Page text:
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Pac-12 Media Days day one notebook

Here's a sampling of what we learned during the first half of Pac-12 Media Days:

-- The man tasked with turning the Pac-12 into an international enterprise ticked off the reforms the conference will undertake this season to make it a safer, fairer and more profitable place for its member schools to play football games.

Of course the most pressing development, for DirecTV subscribers, is going to take awhile.

Pac-12 commissioner Larry Scott told the media assembled at Warner Bros. Studios for Pac-12 Media Days that he is "delighted" that Pac-12 Networks partner AT&T has acquired satellite giant DirecTV and is confident that bringing Pac-12 programming to its current subscribers will be a priority for the cable monolith. He just didn't say when.

For now, the conference is celebrating its 100-year anniversary by addressing fan concerns about player safety and officiating, and expanding the conference's footprint beyond the west coast.

As an example Scott cited the conference's hire of David Coleman, a former NFL director of officiating, to serve as the Pac-12's vice president of officiating and his hope that Coleman's emphasis on offseason training will help a group of officials that has lately been perceived by fans and media to be heavy-handed and frequently incorrect.

Washington State fans will likely remember a pass interference that was not called against Oregon and a touchdown that was not called against California as instances this past season when the officials potentially impacted the outcomes of games directly.

The conference is apparently going to make the officials more accountable to the crowd, as well.

"For the first time this year, with the help of new technology, fans in our stadiums will watch replay reviews on the video board as our officiating crews are reviewing the plays in their booth," Scott said.

No pressure, friends.

Among the Pac-12's player safety reforms are the addition of spotters to identify concussions at games and a yearly $3.5 million spent researching head injuries, mental illnesses and other apparent side effects of playing a high-impact sport.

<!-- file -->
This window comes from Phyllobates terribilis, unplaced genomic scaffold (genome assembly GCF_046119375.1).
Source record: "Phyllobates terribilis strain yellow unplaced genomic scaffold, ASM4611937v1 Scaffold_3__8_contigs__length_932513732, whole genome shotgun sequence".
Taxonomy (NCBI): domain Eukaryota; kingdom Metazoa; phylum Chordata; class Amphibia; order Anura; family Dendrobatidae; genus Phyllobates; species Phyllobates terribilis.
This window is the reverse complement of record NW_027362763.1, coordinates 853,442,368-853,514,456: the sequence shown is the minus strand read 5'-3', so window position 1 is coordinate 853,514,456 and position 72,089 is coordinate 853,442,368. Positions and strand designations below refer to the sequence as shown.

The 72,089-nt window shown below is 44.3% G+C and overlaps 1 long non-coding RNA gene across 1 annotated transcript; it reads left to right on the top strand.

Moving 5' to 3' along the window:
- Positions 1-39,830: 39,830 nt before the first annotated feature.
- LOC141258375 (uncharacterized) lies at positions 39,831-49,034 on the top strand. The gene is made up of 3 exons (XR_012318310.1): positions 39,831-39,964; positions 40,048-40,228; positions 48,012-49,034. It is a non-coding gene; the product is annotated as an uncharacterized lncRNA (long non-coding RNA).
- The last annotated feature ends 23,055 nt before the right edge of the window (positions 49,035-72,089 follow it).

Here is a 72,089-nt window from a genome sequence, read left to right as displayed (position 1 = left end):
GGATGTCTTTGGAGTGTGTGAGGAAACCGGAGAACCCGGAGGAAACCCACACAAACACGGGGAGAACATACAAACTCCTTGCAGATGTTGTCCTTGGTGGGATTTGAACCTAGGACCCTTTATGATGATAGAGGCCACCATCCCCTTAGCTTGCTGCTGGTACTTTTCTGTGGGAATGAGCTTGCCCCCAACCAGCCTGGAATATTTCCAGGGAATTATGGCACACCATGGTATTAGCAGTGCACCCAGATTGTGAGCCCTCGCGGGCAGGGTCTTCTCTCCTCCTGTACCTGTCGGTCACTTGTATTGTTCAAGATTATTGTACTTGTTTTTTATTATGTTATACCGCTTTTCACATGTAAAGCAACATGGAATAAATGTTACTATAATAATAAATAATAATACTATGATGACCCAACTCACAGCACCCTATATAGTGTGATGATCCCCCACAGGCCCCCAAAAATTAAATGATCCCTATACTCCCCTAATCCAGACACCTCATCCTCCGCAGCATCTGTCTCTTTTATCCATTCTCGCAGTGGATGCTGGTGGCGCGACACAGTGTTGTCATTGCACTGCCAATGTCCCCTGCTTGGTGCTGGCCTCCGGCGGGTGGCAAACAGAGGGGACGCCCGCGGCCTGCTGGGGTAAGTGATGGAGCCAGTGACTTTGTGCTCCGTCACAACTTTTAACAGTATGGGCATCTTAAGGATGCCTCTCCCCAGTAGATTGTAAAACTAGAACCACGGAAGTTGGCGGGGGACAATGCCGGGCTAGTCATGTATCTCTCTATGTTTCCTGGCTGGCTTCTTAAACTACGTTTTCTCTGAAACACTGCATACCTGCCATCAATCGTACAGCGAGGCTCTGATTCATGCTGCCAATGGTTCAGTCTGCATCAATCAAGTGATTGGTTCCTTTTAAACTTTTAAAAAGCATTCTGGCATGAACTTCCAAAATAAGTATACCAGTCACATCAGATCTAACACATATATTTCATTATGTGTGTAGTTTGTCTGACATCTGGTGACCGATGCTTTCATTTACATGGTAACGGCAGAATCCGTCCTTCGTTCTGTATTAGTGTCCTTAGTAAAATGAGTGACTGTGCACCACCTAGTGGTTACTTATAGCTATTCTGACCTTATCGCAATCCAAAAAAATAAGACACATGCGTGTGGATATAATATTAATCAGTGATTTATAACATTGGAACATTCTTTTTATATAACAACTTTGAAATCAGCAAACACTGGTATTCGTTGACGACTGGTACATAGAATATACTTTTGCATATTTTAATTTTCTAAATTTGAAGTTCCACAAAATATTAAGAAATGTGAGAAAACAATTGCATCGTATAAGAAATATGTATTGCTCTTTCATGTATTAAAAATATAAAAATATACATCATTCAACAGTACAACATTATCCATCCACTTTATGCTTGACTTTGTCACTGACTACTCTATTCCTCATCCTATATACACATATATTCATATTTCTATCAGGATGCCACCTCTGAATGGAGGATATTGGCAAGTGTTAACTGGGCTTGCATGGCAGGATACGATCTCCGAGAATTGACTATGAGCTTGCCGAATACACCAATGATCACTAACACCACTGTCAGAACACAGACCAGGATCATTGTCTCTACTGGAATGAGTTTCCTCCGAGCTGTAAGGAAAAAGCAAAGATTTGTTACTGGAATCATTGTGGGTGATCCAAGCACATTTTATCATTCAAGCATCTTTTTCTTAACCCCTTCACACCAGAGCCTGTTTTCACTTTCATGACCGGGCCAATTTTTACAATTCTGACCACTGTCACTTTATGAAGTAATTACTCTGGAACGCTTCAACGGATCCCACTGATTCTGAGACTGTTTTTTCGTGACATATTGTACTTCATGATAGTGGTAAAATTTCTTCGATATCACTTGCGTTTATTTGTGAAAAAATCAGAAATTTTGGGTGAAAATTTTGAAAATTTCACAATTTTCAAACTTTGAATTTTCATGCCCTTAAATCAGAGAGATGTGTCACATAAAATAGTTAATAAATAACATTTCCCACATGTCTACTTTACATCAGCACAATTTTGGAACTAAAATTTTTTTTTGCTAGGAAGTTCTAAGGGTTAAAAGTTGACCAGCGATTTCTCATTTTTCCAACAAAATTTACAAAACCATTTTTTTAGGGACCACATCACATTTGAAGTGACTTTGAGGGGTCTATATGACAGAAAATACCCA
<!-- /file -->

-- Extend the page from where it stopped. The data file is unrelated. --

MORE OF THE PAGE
Furthermore, 2015 will mark the first year the conference increases scholarship aid to reflect the full cost of attendance, and the Pac-12 is guaranteeing four-year scholarships for athletes. Players that leave school early to pursue professional careers will receive financial assistance if they return to complete their undergraduate degrees.

"We've also made progress in ensuring student-athletes who are injured while playing sports get the medical care they deserve even after they've left school," Scott added.

Now, if only Scott would do something about those night games.

-- The decision was far from unanimous, but the Pac-12 media's selection of USC as the conference's preseason favorite end's a half decade of dominance by Oregon, which was placed first in the preseason media poll in four of the past five years.

The media's darling has gone on to win the conference championships in 12 of the last 15 years.

Only 21 of 45 voters picked USC to win the Pac-12 championship game, but 32 of those voters chose a team from the Pac-12 South. The Trojans' selection marks a perceived shift in power from the conference's northern division to its southern one.

Four of the six teams in the Pac-12 South are ranked in the Amway Coaches Poll, with only UO and Stanford representing the Pac-12 North. Granted, that poll places the Ducks ahead of the Trojans.

The southern teams appear to be in better stages of program development, as well, averaging 2 1/3 more returning starters per team than their northern counterparts. Six of the Pac-12's nine returning quarterbacks that started games last season play in the south

-- Chris Petersen helped Boise State become the most dominant modern mid-major football program, coaching the Broncos to a 92-12 record and two BCS bowl wins. Then, he left for Washington.

He will begin his second season by leading the Huskies to Boise to face off against players he largely recruited and a coaching staff consisting primarily of guys that used to answer to him.

The Huskies are currently double-digit underdogs in that game, surely to the never-ending delight of fans that inevitably feel spurned when a coach takes a bigger payday elsewhere.

So, forgive Petersen if he's a bit sheepish about the impending reunion.

"If I had any inkling whatsoever that I might be sitting here (when the game was scheduled), that would be the last team out of 128 division, whatever it is, teams (I would want to play)," Petersen said. "So, you know, just us being tied into that staff over there that are all good friends of ours, we recruited a lot of those kids. Makes it awkward."

Petersen's current players will face a similar situation on Thursday, Oct. 8 when they travel to USC to face former UW coach Steve Sarkisian for the first time since he left the program prior to the team's 2013 bowl game.

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